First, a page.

Firstly, I’ve written a section relating to Indigenous Wellbeing on Sharing Culture. I’ve also written a variety of sections on the diverse range of healing approaches that can be used to help Indigenous peoples. I’ve uploaded six pages of these and more are forthcoming.
I’ve started to develop an educational section on Indigenous Healing on Recovery Stories. You’ll see that I’ve set up a special tag at the top of the website.
I hope you enjoy this content and find of it value. For those of you who would like to work through this content via my blogs, here’s the first part of the Understanding Indigenous Wellbeing section:
‘Indigenous Heath and Wellbeing
To appreciate the many ways that society can facilitate the healing of Indigenous people, we must understand the Indigenous view of health and wellbeing. It is different to that of western culture.
Indigenous people have a holistic view of health and wellbeing that incorporates the physical, spiritual, mental, emotional, social and environmental. It does not just focus on the individual, but also on the health and wellbeing of the community.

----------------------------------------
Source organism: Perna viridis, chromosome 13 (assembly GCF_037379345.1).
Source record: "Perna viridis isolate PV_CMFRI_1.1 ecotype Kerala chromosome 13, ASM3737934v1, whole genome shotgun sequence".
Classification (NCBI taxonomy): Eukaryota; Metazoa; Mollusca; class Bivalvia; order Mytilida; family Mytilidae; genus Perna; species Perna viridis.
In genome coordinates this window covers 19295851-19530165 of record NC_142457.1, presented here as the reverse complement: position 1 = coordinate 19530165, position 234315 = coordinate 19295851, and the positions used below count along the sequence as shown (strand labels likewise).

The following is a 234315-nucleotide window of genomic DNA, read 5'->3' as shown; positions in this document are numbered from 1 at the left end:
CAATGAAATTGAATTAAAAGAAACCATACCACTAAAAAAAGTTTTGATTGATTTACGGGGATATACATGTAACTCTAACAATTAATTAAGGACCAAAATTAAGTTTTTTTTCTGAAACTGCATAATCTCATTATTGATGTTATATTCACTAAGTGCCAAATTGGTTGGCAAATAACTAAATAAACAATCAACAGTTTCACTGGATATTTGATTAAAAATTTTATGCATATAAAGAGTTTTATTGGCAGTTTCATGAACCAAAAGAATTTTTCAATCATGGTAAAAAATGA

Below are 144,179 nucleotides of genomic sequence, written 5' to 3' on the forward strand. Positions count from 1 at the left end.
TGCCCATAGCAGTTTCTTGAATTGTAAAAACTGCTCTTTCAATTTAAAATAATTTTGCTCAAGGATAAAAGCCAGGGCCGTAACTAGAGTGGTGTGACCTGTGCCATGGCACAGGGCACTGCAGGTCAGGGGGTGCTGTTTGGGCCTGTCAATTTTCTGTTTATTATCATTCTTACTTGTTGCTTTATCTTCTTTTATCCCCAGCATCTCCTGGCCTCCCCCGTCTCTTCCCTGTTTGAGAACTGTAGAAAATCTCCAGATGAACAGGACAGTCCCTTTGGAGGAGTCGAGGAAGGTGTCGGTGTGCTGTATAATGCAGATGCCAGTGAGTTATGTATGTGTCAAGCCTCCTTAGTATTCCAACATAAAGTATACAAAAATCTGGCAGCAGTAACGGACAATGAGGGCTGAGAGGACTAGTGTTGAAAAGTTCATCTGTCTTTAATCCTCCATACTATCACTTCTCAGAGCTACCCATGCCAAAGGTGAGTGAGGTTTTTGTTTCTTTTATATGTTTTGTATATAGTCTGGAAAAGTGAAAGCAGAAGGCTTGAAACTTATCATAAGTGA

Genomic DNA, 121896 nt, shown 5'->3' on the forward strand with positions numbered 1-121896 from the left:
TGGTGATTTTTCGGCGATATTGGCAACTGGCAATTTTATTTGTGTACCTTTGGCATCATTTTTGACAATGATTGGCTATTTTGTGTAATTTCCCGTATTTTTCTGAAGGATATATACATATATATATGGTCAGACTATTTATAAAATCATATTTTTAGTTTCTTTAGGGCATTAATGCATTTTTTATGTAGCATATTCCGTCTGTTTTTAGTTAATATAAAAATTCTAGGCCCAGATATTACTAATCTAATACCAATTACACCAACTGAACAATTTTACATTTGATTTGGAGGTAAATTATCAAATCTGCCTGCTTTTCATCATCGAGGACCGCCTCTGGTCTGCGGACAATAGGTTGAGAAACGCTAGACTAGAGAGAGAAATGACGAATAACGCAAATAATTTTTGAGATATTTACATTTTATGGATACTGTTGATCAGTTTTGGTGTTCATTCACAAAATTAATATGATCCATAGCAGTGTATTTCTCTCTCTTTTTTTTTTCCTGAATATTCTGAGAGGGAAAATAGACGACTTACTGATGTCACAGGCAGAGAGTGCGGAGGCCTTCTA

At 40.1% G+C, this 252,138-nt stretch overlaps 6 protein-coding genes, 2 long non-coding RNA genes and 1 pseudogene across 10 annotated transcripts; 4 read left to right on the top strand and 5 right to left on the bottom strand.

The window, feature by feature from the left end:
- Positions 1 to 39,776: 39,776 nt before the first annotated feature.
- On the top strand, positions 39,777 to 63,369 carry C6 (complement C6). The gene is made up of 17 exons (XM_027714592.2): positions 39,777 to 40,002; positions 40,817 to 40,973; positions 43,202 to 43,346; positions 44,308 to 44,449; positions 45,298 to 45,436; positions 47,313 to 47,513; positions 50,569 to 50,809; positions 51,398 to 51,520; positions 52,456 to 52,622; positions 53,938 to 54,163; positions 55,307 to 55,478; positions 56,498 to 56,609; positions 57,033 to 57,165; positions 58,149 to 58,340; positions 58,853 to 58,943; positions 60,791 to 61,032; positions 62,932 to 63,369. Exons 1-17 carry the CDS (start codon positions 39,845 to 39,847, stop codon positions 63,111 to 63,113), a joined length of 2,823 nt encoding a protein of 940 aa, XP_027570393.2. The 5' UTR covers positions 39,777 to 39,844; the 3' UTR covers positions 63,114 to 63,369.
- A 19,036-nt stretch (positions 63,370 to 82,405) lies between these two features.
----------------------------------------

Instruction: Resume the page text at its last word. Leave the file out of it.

This view, which has been in existence for tens of thousands of years, is far richer than the western concept of mental health, which comes from an illness or clinical perspective.
This perspective is focused more on the individual and their level of functioning in their environment. It primarily utilises the medical model and is focused on pathology, deficits and symptom management.
The indigenous concept of 'social and emotional wellbeing concept is broader than this and recognises the importance of connection to land, culture, spirituality, ancestry, family and community, and how these affect the individual.' 
In relation to the health of Indigenous people of Australia: 'It must be recognised that Aboriginal and Torres Strait Islander peoples have great strengths, creativity and endurance and a deep understanding of the relationships between human beings and their environment.
The centrality of Aboriginal and Torres Strait Islander family and kinship must be recognized as well as the broader concepts of family, and the bonds of reciprocal affection, responsibility and caring. Self-determination is central…' ’